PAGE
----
Momentum and Energy


How are modern cars designed to decrease the chance of injury in a car crash?

If your car hits a barrier or another car, it will slow or even stop. Modern cars are designed so that the front end collapses, extending the time that the forces of the barrier or other car act, thus reducing the force needed to stop the car.

Cars also have airbags that don’t act on the car, but on the passenger. When a sudden very large acceleration of the car is detected the airbags are deployed. A chemical reaction within the bag rapidly fills the bag with gas. The front surface of the airbag speeds toward the passenger at speeds up to 180 mph! But the momentum of the passenger is decreased slowly because he or she compresses the airbag. In addition, because the airbag has a large area, the force isn’t concentrated, but spread out. This reduces the pressure on the body, reducing the chance of injury.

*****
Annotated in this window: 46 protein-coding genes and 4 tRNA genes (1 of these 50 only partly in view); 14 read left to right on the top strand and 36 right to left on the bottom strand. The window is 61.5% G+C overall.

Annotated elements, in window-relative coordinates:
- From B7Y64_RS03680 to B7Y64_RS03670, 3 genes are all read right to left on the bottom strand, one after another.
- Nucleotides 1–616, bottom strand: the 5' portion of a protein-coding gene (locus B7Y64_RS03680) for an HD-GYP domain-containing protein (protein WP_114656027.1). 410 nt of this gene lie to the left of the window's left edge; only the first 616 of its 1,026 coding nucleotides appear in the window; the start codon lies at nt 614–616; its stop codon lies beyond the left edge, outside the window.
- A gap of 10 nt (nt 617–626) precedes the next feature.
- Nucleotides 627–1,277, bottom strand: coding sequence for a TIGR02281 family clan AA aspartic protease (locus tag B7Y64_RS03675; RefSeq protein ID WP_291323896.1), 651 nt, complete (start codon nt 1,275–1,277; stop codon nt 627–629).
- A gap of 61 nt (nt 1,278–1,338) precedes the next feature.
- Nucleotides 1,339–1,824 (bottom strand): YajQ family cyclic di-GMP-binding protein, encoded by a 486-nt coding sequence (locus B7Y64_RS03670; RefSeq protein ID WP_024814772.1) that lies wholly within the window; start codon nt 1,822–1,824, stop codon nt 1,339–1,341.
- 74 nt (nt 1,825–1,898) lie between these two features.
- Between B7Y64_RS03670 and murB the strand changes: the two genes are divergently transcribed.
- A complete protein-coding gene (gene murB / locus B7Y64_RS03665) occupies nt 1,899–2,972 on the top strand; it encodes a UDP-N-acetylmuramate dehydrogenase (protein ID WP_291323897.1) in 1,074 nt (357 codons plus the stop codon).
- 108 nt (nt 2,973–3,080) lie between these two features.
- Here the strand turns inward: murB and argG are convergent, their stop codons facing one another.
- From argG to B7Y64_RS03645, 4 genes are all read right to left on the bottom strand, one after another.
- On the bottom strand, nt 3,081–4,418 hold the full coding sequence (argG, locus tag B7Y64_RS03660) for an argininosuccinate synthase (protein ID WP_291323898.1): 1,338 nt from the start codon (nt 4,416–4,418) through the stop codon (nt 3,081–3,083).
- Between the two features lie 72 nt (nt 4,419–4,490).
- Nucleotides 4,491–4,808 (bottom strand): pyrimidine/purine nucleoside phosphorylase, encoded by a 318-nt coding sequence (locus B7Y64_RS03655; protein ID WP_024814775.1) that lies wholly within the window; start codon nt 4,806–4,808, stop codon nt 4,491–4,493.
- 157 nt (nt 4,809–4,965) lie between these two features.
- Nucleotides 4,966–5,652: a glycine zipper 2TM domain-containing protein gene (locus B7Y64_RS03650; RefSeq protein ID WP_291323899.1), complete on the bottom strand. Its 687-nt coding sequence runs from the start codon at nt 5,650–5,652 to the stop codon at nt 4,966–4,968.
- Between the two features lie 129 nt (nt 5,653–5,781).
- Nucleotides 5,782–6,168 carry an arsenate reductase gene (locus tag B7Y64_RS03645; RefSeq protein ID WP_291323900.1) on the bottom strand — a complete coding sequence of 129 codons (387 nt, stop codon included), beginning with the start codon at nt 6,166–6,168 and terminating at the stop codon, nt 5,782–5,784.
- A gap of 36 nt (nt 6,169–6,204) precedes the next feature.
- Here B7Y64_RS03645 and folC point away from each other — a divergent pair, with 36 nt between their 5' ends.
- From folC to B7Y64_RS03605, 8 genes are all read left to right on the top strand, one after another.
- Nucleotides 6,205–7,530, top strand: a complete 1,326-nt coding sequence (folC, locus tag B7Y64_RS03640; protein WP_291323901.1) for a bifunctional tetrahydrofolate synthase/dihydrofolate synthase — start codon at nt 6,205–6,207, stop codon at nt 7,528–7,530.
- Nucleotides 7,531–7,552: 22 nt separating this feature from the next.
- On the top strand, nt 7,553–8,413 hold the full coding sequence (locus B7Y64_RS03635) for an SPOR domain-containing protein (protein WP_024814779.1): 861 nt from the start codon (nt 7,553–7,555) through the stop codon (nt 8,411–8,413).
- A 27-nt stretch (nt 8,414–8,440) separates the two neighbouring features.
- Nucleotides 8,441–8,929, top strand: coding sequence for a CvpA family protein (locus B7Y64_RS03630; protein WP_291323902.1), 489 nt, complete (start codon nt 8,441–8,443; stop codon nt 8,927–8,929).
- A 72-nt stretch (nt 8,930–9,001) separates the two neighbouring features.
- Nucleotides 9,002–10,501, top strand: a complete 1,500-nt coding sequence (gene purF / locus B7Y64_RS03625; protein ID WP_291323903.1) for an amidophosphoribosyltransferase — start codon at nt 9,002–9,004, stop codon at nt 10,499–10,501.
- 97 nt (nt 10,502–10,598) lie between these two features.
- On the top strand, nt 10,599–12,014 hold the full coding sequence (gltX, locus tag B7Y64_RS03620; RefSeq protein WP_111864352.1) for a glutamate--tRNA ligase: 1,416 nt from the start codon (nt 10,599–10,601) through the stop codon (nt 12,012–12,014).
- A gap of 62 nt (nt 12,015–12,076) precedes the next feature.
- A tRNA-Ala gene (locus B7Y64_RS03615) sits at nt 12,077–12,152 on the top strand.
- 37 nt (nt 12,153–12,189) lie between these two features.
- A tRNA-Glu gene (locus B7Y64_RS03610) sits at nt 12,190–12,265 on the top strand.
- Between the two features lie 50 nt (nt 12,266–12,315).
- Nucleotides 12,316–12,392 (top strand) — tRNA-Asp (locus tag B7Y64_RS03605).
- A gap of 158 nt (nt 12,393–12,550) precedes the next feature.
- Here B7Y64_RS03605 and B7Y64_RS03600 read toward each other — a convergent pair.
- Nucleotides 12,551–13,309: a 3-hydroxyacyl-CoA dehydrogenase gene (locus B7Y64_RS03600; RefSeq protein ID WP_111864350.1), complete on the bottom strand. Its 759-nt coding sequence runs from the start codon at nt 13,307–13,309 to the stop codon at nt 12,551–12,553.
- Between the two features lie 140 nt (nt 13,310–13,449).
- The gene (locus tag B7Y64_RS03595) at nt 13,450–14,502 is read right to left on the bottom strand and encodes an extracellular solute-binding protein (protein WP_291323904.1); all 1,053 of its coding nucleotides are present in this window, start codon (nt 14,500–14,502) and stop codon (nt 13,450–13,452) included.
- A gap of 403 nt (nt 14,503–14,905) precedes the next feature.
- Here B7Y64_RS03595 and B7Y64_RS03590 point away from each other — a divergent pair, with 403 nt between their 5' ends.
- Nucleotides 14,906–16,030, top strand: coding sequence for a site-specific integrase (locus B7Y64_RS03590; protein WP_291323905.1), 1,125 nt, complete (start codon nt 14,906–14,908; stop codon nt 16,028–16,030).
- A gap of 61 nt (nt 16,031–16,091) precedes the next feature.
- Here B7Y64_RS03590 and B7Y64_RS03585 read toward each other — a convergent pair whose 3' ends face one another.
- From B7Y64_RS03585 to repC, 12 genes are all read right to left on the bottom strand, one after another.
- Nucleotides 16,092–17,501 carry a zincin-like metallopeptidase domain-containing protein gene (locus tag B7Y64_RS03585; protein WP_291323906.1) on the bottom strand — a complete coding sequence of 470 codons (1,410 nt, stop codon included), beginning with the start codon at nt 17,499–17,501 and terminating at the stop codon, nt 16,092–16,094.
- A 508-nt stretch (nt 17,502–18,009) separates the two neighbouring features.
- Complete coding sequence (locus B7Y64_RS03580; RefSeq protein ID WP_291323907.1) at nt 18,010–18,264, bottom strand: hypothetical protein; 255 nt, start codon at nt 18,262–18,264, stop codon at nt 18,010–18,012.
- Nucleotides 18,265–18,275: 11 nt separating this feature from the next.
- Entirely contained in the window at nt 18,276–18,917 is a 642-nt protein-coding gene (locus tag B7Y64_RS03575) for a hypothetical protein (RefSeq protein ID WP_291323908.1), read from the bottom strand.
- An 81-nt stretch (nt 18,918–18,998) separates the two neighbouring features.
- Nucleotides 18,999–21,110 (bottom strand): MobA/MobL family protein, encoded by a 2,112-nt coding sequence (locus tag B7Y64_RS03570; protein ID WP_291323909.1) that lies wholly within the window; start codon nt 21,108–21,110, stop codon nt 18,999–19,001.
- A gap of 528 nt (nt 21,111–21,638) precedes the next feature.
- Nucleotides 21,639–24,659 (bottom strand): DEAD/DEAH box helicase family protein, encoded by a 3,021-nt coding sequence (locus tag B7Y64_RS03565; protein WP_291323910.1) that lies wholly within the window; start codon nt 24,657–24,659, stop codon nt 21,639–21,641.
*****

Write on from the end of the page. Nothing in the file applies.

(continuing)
Most recent cars also have side airbags to protect passengers from side collisions. But, airbags have caused injuries to smaller persons. Safer airbags inflate less, reducing the force on the passengers, who, because they have less mass, require less impulse to be stopped.


This is a web preview of the "The Handy Physics Answer Book" app. Many features only work on your mobile device. If you like what you see, we hope you will consider buying. Get the App